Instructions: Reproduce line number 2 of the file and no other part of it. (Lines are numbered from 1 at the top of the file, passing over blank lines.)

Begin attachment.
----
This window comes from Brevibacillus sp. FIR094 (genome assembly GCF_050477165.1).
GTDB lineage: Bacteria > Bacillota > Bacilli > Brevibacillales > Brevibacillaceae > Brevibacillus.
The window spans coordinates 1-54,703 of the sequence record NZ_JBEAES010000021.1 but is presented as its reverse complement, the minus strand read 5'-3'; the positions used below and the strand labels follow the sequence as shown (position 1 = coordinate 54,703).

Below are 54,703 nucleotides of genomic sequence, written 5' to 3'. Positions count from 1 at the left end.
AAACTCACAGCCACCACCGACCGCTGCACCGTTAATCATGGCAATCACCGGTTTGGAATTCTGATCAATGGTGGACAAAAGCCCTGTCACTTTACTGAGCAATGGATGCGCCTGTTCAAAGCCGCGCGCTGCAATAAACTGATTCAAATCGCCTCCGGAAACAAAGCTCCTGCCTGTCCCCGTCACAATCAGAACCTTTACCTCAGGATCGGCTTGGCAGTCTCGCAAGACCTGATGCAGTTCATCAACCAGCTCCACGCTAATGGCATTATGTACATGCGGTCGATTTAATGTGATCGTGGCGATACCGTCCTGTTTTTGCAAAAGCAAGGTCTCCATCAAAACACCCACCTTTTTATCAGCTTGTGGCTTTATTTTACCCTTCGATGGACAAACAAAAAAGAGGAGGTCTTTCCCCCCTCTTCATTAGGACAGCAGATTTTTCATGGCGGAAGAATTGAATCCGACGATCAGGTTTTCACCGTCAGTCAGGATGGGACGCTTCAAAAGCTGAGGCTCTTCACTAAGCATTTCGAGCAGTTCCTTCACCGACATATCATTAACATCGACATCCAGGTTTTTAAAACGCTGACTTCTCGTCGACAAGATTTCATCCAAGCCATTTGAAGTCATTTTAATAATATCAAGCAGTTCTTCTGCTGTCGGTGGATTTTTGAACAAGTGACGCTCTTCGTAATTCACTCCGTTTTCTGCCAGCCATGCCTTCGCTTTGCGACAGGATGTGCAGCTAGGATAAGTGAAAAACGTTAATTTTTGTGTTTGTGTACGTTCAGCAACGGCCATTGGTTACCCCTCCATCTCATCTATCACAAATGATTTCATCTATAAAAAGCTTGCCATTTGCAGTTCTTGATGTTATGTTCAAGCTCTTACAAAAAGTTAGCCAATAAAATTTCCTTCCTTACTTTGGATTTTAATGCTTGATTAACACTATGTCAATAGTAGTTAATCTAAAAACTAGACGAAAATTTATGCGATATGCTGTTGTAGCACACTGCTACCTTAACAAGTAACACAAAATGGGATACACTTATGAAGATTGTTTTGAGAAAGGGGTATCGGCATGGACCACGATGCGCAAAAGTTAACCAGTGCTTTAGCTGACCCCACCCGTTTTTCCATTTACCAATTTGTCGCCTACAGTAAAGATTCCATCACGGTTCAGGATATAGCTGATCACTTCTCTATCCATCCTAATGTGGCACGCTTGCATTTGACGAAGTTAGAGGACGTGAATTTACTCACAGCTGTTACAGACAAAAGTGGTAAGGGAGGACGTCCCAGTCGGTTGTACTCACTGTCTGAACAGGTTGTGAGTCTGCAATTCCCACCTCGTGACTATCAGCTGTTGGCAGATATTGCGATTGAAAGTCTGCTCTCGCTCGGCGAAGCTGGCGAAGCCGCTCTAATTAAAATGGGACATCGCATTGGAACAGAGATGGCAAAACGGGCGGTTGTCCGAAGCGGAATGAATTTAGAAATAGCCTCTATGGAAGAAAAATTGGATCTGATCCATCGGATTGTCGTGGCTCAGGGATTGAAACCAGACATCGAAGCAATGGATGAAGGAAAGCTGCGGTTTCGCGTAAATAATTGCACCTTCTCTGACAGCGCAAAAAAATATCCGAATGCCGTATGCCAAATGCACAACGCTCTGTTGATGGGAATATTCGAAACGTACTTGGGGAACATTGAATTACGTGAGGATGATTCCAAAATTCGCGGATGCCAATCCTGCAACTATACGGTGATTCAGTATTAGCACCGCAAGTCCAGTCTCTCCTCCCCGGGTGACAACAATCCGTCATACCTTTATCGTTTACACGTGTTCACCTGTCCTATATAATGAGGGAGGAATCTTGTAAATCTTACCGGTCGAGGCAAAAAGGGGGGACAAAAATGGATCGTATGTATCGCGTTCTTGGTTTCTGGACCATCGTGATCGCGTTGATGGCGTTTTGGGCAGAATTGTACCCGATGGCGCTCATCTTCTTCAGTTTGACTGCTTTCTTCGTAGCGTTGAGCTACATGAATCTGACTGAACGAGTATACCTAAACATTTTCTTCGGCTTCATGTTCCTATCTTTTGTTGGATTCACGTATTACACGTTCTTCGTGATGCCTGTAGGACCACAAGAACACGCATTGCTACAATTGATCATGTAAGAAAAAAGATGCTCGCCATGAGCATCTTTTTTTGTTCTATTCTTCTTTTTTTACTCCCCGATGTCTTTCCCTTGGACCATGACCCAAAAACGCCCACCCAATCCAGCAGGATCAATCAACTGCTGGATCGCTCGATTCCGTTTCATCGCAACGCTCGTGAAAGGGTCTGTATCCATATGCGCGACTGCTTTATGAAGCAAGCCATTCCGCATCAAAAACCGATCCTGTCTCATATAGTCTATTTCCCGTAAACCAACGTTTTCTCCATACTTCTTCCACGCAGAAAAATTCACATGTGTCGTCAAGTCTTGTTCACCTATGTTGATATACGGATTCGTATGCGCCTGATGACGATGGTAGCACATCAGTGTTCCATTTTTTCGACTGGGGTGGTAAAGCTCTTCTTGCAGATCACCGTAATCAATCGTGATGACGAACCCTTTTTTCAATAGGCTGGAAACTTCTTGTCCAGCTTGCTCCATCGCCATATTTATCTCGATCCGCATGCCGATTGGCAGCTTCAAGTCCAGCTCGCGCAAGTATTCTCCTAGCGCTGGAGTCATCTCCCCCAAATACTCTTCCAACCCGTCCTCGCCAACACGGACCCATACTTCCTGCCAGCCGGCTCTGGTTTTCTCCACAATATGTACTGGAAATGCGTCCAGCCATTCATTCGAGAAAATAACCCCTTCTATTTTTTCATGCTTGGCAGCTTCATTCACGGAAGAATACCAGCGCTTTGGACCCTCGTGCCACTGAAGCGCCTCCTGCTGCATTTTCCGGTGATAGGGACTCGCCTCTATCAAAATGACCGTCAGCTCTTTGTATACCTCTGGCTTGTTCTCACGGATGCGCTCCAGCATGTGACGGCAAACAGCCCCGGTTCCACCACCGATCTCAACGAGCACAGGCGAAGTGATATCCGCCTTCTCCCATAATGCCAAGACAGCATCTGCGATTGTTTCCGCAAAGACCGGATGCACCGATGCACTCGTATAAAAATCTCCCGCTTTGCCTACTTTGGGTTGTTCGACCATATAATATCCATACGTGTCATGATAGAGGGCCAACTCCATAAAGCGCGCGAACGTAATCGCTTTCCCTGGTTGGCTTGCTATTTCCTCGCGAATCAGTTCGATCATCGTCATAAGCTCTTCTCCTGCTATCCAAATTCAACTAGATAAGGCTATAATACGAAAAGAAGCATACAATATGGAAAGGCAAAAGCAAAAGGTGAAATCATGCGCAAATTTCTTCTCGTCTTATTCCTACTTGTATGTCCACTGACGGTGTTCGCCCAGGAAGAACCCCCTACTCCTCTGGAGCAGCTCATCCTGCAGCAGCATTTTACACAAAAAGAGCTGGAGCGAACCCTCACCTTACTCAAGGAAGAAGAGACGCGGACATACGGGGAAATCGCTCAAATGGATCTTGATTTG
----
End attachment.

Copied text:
GTDB lineage: Bacteria > Bacillota > Bacilli > Brevibacillales > Brevibacillaceae > Brevibacillus.